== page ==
Chlorinated cruelty: The truth about marine parks & aquariums
Florida is the birthplace of, and still the biggest player in the marine park industry, with 12 attractions and hundreds of captive marine mammals, more than any other state.
From the Panhandle to the Florida Keys, the scene is familiar: large crowds cheer as splashing orcas leap through the air for a handful of fish, dolphins are ridden by human performers as if they were water skis, and sea lions wave to the audience on command. Employees at marine parks like to tell audiences that the animals wouldn’t perform if they weren’t happy, and until now this assertion has gone largely unchallenged. But as news gets out about traumatic captures, barren concrete tanks, high mortality rates, and aberrant – even dangerous – animal behavior, people are beginning to realize that hidden behind the dolphin’s “smile” is an industry built on suffering.
Adapting to an alien world
In the ocean, orcas and dolphins live in large, intricate social groups and are always on the move, swimming up to 100 miles a day. They spend only 10 percent of their time on the water’s surface and can dive to depths of hundreds of feet.
In captivity, orcas and dolphins are confined to tiny enclosures that make it impossible for them to engage in natural behaviors. A concrete tank, regardless of its size, is an abnormal environment for a whale or dolphin. These intelligent animals are forced to swim in endless circles, or spend their time simply lying motionless on the surface of the water. Instead of chasing live prey, they eat dead fish dumped from a bucket.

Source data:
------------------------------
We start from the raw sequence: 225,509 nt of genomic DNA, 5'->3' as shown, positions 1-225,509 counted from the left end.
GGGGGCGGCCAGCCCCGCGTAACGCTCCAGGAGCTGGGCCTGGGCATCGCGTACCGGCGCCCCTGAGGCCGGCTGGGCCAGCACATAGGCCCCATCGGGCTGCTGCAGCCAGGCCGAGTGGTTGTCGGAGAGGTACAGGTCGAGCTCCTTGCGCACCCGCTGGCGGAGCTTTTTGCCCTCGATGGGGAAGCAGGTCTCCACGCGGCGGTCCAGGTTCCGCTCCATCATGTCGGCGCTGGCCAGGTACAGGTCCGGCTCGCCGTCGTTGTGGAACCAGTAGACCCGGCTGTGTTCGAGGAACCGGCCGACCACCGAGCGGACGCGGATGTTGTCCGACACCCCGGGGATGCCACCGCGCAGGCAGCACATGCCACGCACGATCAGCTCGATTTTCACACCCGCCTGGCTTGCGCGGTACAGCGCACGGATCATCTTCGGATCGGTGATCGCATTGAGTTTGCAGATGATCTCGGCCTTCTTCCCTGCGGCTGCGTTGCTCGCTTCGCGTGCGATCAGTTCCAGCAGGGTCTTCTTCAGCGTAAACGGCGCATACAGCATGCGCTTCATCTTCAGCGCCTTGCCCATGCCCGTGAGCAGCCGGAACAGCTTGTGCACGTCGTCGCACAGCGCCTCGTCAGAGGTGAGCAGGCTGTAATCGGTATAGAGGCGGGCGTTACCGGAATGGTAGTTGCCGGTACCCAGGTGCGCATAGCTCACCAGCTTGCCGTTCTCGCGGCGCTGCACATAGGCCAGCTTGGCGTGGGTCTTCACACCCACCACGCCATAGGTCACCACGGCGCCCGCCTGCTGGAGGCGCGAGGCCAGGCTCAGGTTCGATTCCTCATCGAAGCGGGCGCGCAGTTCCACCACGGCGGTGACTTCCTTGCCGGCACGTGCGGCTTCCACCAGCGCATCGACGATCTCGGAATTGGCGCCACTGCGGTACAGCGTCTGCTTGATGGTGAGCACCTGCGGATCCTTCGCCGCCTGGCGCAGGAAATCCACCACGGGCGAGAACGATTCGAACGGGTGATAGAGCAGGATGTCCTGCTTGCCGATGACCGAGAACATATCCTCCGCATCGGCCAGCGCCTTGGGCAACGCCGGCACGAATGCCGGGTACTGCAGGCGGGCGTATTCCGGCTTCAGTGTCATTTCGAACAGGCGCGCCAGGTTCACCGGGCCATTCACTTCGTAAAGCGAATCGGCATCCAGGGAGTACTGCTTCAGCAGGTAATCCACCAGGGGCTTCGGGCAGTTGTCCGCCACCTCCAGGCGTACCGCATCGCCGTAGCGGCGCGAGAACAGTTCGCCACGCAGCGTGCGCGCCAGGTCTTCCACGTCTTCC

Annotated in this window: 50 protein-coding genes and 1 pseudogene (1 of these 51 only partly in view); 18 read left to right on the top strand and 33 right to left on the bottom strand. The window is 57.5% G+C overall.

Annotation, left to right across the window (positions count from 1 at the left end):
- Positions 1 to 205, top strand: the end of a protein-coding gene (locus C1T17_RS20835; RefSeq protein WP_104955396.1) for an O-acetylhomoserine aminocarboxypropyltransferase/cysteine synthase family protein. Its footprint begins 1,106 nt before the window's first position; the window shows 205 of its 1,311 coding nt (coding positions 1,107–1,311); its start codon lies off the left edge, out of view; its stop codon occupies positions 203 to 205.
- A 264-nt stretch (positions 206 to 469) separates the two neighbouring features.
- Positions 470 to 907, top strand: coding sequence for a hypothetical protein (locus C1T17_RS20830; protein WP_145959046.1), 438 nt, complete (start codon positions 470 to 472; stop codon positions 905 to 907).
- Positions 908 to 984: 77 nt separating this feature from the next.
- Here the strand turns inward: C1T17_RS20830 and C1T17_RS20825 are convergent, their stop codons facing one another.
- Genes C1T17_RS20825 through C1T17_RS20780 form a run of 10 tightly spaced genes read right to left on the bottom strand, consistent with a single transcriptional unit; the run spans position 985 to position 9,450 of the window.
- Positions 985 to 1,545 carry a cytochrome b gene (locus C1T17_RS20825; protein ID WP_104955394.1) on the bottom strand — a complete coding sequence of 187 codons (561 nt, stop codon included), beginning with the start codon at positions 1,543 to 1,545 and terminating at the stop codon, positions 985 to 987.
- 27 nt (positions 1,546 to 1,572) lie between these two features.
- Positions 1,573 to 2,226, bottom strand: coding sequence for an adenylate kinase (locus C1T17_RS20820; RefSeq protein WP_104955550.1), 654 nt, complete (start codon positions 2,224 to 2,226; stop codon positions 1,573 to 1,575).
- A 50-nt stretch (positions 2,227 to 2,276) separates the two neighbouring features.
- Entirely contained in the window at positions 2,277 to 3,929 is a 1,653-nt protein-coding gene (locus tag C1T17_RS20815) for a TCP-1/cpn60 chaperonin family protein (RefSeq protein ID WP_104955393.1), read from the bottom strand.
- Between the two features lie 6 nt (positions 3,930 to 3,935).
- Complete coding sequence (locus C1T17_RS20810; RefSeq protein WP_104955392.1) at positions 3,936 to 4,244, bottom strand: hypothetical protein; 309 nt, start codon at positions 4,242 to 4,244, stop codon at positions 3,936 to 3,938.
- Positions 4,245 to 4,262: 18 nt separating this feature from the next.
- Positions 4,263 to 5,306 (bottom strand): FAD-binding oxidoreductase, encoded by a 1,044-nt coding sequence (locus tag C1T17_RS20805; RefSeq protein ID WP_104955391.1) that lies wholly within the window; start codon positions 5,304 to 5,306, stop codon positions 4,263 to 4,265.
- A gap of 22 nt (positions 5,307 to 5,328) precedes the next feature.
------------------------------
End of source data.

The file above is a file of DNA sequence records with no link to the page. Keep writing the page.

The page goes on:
The orca “Lolita” (pictured above) has lived in the same barren tank at the Miami Seaquarium for 45 years. The tank– just 35 feet wide by 80 feet long– is the smallest for an orca in North America. The tank does not meet the minimum dimensions required by the federal Animal Welfare Act. Lolita lives a solitary life. This highly social animal has not been in the company of another orca since 1980!
ARFF would like to see Lolita released back into the waters of her birth. Lolita was captured from the waters of Washington State. Her mother and extended family still live there. Marine mammal experts have proposed a plan in which Lolita would be transferred to a coastal sea pen, and, once she re-learns the skills necessary for survival, be reunited with her family in the wild. (Even if it is determined that Lolita is unable to recover from the years spent alone in a tank, she deserves to live as natural a life as possible.)
Thanks, but no tanks!
Animal Rights Foundation of Florida
PO Box 39352, Fort Lauderdale, FL 33339
Promoting respect and compassion for animals in Florida has been the mission of the Animal Rights Foundation of Florida since 1989.
The Animal Rights Foundation of Florida is a 501(c)(3) nonprofit organization.